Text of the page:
The name Berkeley Heights has only existed since 1952 when the township changed its name from New Providence Township to avoid confusion with the neighboring New Providence Borough.
Over the course of its history, the area of Berkeley Heights was known more for the villages that lie within it. The first community was Feltville, which grew up in the 1700's with the building of grist and saw mills along the Blue Brook, now part of the Deserted Village in a county-owned park on Cataract Hollow Road.
Part of the town used the name Turkey, which was also used by the area known as the borough of New Providence. Turkey became New Providence in 1750, when the greateful community thanked the Almighty for no one being seriously injured when a church balcony gave way, collapsing on the gallery below. The name Berkeley Heights honors Lord John Berkeley, one of the two proprietors who jointly owned the east and west portions of the state.
The center of what is the town's business area became known as Peppertown in the late 1800's, most likely a reference to the color of the peppers Italian settlers hung out to dry during the harvest season.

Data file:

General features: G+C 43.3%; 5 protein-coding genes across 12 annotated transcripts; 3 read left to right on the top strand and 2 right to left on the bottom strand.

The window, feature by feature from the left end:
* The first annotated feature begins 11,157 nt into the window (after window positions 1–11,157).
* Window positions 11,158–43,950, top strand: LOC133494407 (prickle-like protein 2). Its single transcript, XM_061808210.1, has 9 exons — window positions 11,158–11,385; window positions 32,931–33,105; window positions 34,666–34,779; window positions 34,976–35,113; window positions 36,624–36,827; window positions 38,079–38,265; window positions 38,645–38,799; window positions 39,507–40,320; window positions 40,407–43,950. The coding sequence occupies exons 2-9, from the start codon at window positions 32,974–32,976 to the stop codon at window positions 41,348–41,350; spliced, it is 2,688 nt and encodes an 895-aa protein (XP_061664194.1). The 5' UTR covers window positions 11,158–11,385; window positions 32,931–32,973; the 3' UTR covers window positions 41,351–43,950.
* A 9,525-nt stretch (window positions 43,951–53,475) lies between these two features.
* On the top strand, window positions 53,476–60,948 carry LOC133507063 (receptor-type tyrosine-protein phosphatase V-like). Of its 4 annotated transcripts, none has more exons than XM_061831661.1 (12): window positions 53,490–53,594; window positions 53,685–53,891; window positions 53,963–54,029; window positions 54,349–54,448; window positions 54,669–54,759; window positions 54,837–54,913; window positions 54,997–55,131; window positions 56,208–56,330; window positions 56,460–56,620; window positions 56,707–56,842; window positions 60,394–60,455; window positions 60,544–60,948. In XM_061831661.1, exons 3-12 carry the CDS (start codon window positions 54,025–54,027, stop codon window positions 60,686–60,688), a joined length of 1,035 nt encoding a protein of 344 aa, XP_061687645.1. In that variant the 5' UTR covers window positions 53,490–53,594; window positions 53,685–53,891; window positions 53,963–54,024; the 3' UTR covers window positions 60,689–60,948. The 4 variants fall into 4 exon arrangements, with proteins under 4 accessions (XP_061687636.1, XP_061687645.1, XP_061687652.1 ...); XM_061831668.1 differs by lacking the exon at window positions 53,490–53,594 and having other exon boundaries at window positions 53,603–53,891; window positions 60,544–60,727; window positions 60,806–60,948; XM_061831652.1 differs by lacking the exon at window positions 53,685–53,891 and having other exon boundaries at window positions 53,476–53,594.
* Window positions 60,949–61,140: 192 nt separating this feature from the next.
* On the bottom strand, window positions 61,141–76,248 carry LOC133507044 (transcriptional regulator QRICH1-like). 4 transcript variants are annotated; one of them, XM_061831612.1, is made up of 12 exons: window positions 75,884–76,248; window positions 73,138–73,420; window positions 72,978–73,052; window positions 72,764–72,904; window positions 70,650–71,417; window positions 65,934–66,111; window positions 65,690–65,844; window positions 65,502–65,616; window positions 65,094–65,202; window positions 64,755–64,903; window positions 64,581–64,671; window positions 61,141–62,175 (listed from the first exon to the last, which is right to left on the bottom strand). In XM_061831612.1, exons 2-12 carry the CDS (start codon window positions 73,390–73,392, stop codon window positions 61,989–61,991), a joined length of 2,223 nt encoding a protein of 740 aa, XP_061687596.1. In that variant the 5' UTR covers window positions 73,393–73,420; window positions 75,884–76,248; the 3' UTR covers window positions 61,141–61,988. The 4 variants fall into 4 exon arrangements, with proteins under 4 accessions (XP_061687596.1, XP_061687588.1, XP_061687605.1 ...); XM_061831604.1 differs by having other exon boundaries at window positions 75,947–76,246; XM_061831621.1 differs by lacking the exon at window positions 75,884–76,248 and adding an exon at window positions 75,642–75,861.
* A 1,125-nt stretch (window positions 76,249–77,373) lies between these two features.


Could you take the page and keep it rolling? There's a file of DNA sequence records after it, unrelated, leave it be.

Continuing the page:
Following World War II, the population boom developed the township into a suburban community of single-family homes, and large, stable, industrial parks, most notably the Bell Technology Laboratories (now Lucent Technology), employing thousands of professional workers built in part of the township.
A community effort recently revitalized an area along the railroad tracks on Sherman Avenue near the municipal building and made it into Peppertown Park.
Berkeley Heights is home to approximately 13,000 residents who occupy its 6.2 square miles.
Good to Know:
Berkeley Heights Council: www.berkeleyheightstwp.com
Berkeley Heights Recreational Dept:
Berkeley Heights Police Dept:
Berkeley Heights Fire Dept:
Recycling Program: www.bh-ec.org
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